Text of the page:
After the Taliban took control of Afghanistan, in 2021, large numbers of Afghans migrated to the border city of Van via Iran. Zeynep Muhammedi, one of the immigrants, underlines that women are not valued in Afghanistan and that they face many difficulties after being forced to migrate.
Afghanistan saw a massive exodus from the country last year, when the Taliban took control. After the Taliban came to power in Afghanistan, many prohibitions and restrictions were implemented. These bans have reached a level that threatens the life safety of the people living in Afghanistan. After the bans, many people, especially artists and journalists, had to flee Afghanistan and migrate to different countries. These countries include Pakistan, Iran and Turkey. According to the United Nations (UN), there are approximately 185,000 Afghan immigrants in Turkey, mostly from Van.
Afghans continue to face all kinds of difficulties after fleeing the Taliban. The border marches, which lasted for months, are just one of these difficulties. One of the problems they face with human smugglers in order to cross the border is the safety of life. Your immigration reality reveals the fact that their money is confiscated while crossing the border, women are harassed and raped, and they are abandoned on the road at night. Zeynep Muhammedi, who emigrated from Afghanistan on their long and difficult journey, describes this process as “It was a very, very difficult journey that took many nights”.
‘My wife was threatened’
Zeynep Muhammedi, a preschool teacher herself, is forced to immigrate from Kabul, Afghanistan, after her husband, the director, is threatened by the Taliban. The Taliban do not want her husband to make a program for the television he works on, on the grounds that he receives funds from Germany. When threatened, they come illegally from Afghanistan to Iran and then to Van. After staying in Iran for about three months, the Muhammadi family comes to Van after making a deal with human smugglers for a certain fee.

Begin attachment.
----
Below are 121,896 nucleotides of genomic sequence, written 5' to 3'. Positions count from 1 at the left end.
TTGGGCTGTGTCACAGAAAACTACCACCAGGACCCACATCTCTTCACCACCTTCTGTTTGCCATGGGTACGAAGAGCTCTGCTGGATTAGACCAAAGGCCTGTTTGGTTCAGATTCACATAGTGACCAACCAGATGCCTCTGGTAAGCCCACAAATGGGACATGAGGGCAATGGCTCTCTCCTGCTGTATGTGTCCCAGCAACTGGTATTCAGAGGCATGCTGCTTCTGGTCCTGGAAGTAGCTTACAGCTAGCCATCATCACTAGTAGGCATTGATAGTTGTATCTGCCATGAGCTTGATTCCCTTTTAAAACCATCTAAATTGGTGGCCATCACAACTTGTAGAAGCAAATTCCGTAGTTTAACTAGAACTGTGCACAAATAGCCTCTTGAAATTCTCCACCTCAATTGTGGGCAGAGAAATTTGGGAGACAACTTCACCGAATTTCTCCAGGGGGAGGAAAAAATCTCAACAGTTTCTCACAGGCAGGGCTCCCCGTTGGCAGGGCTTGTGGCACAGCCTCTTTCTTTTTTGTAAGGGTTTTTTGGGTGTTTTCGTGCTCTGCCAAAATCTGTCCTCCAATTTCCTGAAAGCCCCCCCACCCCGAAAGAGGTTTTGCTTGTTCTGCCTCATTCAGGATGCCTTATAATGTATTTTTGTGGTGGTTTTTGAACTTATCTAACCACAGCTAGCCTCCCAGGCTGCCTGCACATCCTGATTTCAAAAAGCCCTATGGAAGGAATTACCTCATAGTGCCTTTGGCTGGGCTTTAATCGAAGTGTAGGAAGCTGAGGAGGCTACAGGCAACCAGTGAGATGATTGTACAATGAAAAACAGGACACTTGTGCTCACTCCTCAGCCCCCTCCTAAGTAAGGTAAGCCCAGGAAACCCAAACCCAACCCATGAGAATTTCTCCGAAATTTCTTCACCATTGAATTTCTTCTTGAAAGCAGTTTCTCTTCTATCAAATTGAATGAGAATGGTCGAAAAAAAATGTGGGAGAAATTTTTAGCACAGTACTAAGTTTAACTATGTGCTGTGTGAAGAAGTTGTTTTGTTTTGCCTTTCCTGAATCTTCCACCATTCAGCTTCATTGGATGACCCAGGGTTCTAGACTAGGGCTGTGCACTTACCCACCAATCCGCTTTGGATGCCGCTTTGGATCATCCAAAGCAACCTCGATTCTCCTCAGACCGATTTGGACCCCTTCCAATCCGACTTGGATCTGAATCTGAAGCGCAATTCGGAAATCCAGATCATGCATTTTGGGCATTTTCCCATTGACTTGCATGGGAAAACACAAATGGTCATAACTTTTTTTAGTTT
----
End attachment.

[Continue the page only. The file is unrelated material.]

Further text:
Zeynep Muhammedi, who has been living in Van for about a year, is 37 years old. She was able to obtain a residence permit with his wife and four daughters. their daughters; Meryem, Zehra, Elham and Münire could not go to school for a long time because their residence permit could not be obtained. This situation greatly upset both the children and Muhammedi. She says that his children who started school after getting a residence permit two months ago are doing better.
‘We lived in secret for a year’
Beginning to tell about their months-long journey, Muhammedi begins by taking a deep breath: “After the Taliban took over the country, we fled. After leaving Afghanistan, we stayed in Iran for three months. Afterwards, we made a deal with human smugglers in exchange for money and came to Van. Of course, we went to Tehran first and then to Urmia. Then we came to Van. We had a hard time crossing the border. We walked all night long. In Çaldıran, the soldiers treated us very badly.”
“When we first came to Van, we were very lonely. We stayed away from all our relatives. We miss them so much,” says Muhammedi sadly. She says that they were able to get an ID 9 months later, and that their children could not go to school during this period, and that she and her husband could not work. “We lived in secret for a year,” says Muhammedi, adding that when they got a temporary ID at the end of a year, they bought a house and sent their children to school. Muhammedi also states that both her husband and she started the business. Stating that she works part-time at the Disabled People’s Association in Van, Muhammedi said, “I am paid a thousand TL. I consider myself lucky that I am not unemployed.”
‘Women are not valued in Afghanistan’
Noting that women are not valued in Afghanistan, Muhammedi says, “Women are only looked at with the eye of children who do housework.” She says that she faced all kinds of difficulties while teaching, and that she was forced to quit her job by the Taliban. She says the Taliban have imposed women to be at home rather than on the street or at work. Stating that women’s place is everywhere, not at home, Muhammedi adds, “I believe that women can do anything.”
Finally, Muhammedi says that she misses his relatives and friends very much and describes her feelings of loneliness as follows: “We have no one here. I don’t know the language here so I can’t communicate with people. My children also miss our relatives. They are lonely. It is very, very difficult for us. The people here are good people. But there are both good and bad people everywhere. For example, the soldiers at the border treated us very badly. But the people here are good.”
Translator : Akif Coşkun
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